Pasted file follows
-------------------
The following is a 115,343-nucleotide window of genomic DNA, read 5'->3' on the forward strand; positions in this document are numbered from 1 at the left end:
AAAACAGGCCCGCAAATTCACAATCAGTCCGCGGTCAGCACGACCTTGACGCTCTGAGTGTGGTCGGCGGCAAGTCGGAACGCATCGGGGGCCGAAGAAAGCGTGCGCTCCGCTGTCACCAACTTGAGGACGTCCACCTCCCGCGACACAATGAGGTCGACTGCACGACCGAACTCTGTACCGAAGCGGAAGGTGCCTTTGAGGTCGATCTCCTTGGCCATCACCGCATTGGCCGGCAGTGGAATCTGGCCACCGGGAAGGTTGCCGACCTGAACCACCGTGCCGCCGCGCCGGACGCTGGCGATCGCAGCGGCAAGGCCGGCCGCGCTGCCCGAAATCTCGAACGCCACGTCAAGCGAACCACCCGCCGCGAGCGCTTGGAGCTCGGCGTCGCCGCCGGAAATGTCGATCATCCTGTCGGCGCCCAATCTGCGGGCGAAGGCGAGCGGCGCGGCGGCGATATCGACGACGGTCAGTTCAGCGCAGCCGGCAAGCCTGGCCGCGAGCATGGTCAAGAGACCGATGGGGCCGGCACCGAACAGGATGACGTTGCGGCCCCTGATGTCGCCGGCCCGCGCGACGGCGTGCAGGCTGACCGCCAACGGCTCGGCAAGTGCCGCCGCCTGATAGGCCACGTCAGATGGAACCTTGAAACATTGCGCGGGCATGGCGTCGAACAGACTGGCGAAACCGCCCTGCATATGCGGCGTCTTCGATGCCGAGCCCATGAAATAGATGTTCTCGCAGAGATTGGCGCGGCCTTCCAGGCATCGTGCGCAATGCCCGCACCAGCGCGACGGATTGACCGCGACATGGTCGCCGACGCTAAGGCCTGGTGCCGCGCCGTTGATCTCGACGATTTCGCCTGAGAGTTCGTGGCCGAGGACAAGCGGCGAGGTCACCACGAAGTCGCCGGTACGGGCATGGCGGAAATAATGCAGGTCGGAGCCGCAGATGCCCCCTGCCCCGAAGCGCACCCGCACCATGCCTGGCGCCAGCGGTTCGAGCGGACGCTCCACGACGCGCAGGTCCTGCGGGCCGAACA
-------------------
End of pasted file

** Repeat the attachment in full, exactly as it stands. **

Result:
The following is a 115,343-nucleotide window of genomic DNA, read 5'->3' on the forward strand; positions in this document are numbered from 1 at the left end:
AAAACAGGCCCGCAAATTCACAATCAGTCCGCGGTCAGCACGACCTTGACGCTCTGAGTGTGGTCGGCGGCAAGTCGGAACGCATCGGGGGCCGAAGAAAGCGTGCGCTCCGCTGTCACCAACTTGAGGACGTCCACCTCCCGCGACACAATGAGGTCGACTGCACGACCGAACTCTGTACCGAAGCGGAAGGTGCCTTTGAGGTCGATCTCCTTGGCCATCACCGCATTGGCCGGCAGTGGAATCTGGCCACCGGGAAGGTTGCCGACCTGAACCACCGTGCCGCCGCGCCGGACGCTGGCGATCGCAGCGGCAAGGCCGGCCGCGCTGCCCGAAATCTCGAACGCCACGTCAAGCGAACCACCCGCCGCGAGCGCTTGGAGCTCGGCGTCGCCGCCGGAAATGTCGATCATCCTGTCGGCGCCCAATCTGCGGGCGAAGGCGAGCGGCGCGGCGGCGATATCGACGACGGTCAGTTCAGCGCAGCCGGCAAGCCTGGCCGCGAGCATGGTCAAGAGACCGATGGGGCCGGCACCGAACAGGATGACGTTGCGGCCCCTGATGTCGCCGGCCCGCGCGACGGCGTGCAGGCTGACCGCCAACGGCTCGGCAAGTGCCGCCGCCTGATAGGCCACGTCAGATGGAACCTTGAAACATTGCGCGGGCATGGCGTCGAACAGACTGGCGAAACCGCCCTGCATATGCGGCGTCTTCGATGCCGAGCCCATGAAATAGATGTTCTCGCAGAGATTGGCGCGGCCTTCCAGGCATCGTGCGCAATGCCCGCACCAGCGCGACGGATTGACCGCGACATGGTCGCCGACGCTAAGGCCTGGTGCCGCGCCGTTGATCTCGACGATTTCGCCTGAGAGTTCGTGGCCGAGGACAAGCGGCGAGGTCACCACGAAGTCGCCGGTACGGGCATGGCGGAAATAATGCAGGTCGGAGCCGCAGATGCCCCCTGCCCCGAAGCGCACCCGCACCATGCCTGGCGCCAGCGGTTCGAGCGGACGCTCCACGACGCGCAGGTCCTGCGGGCCGAACA